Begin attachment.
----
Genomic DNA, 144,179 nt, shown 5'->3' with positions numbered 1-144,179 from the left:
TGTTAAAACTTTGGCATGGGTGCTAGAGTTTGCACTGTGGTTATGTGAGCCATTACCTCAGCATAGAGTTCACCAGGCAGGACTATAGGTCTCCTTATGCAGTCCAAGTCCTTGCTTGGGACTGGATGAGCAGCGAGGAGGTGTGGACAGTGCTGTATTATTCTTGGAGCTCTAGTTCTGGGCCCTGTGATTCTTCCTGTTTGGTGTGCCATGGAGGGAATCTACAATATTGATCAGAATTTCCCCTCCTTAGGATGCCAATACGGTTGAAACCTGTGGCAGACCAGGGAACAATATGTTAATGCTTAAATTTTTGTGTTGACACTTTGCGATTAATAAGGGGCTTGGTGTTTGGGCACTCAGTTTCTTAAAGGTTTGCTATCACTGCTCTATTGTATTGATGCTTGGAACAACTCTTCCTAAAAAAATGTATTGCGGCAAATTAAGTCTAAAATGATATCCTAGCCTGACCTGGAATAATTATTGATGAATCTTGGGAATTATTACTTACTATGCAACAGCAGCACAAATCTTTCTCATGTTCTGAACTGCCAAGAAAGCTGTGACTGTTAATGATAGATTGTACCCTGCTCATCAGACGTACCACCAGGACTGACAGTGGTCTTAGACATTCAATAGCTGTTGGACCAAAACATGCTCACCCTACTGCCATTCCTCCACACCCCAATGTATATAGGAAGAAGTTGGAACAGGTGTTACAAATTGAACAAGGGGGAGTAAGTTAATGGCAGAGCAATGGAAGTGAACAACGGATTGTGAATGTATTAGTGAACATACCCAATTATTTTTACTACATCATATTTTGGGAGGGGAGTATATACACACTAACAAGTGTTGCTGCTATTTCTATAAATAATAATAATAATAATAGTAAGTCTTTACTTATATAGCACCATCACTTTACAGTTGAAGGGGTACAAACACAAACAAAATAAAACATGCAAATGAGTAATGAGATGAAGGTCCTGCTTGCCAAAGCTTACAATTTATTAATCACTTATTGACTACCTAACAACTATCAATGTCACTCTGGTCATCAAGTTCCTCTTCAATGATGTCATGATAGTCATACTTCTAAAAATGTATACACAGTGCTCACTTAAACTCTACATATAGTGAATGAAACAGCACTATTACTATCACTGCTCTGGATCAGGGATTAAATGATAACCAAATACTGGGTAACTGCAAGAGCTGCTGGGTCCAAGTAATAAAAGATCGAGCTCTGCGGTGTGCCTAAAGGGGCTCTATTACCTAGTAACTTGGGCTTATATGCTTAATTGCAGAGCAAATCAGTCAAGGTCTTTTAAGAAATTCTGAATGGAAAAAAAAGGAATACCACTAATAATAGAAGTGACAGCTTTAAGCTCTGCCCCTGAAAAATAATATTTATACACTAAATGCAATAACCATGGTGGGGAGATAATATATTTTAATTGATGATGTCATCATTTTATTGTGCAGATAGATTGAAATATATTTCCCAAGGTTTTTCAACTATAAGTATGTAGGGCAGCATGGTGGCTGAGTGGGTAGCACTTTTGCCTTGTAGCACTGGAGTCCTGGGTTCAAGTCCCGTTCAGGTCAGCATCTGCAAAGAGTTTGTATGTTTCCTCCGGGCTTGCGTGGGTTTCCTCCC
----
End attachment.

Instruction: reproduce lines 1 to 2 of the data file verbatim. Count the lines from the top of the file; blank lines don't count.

Genomic DNA, 144,179 nt, shown 5'->3' with positions numbered 1-144,179 from the left:
TGTTAAAACTTTGGCATGGGTGCTAGAGTTTGCACTGTGGTTATGTGAGCCATTACCTCAGCATAGAGTTCACCAGGCAGGACTATAGGTCTCCTTATGCAGTCCAAGTCCTTGCTTGGGACTGGATGAGCAGCGAGGAGGTGTGGACAGTGCTGTATTATTCTTGGAGCTCTAGTTCTGGGCCCTGTGATTCTTCCTGTTTGGTGTGCCATGGAGGGAATCTACAATATTGATCAGAATTTCCCCTCCTTAGGATGCCAATACGGTTGAAACCTGTGGCAGACCAGGGAACAATATGTTAATGCTTAAATTTTTGTGTTGACACTTTGCGATTAATAAGGGGCTTGGTGTTTGGGCACTCAGTTTCTTAAAGGTTTGCTATCACTGCTCTATTGTATTGATGCTTGGAACAACTCTTCCTAAAAAAATGTATTGCGGCAAATTAAGTCTAAAATGATATCCTAGCCTGACCTGGAATAATTATTGATGAATCTTGGGAATTATTACTTACTATGCAACAGCAGCACAAATCTTTCTCATGTTCTGAACTGCCAAGAAAGCTGTGACTGTTAATGATAGATTGTACCCTGCTCATCAGACGTACCACCAGGACTGACAGTGGTCTTAGACATTCAATAGCTGTTGGACCAAAACATGCTCACCCTACTGCCATTCCTCCACACCCCAATGTATATAGGAAGAAGTTGGAACAGGTGTTACAAATTGAACAAGGGGGAGTAAGTTAATGGCAGAGCAATGGAAGTGAACAACGGATTGTGAATGTATTAGTGAACATACCCAATTATTTTTACTACATCATATTTTGGGAGGGGAGTATATACACACTAACAAGTGTTGCTGCTATTTCTATAAATAATAATAATAATAATAGTAAGTCTTTACTTATATAGCACCATCACTTTACAGTTGAAGGGGTACAAACACAAACAAAATAAAACATGCAAATGAGTAATGAGATGAAGGTCCTGCTTGCCAAAGCTTACAATTTATTAATCACTTATTGACTACCTAACAACTATCAATGTCACTCTGGTCATCAAGTTCCTCTTCAATGATGTCATGATAGTCATACTTCTAAAAATGTATACACAGTGCTCACTTAAACTCTACATATAGTGAATGAAACAGCACTATTACTATCACTGCTCTGGATCAGGGATTAAATGATAACCAAATACTGGGTAACTGCAAGAGCTGCTGGGTCCAAGTAATAAAAGATCGAGCTCTGCGGTGTGCCTAAAGGGGCTCTATTACCTAGTAACTTGGGCTTATATGCTTAATTGCAGAGCAAATCAGTCAAGGTCTTTTAAGAAATTCTGAATGGAAAAAAAAGGAATACCACTAATAATAGAAGTGACAGCTTTAAGCTCTGCCCCTGAAAAATAATATTTATACACTAAATGCAATAACCATGGTGGGGAGATAATATATTTTAATTGATGATGTCATCATTTTATTGTGCAGATAGATTGAAATATATTTCCCAAGGTTTTTCAACTATAAGTATGTAGGGCAGCATGGTGGCTGAGTGGGTAGCACTTTTGCCTTGTAGCACTGGAGTCCTGGGTTCAAGTCCCGTTCAGGTCAGCATCTGCAAAGAGTTTGTATGTTTCCTCCGGGCTTGCGTGGGTTTCCTCCC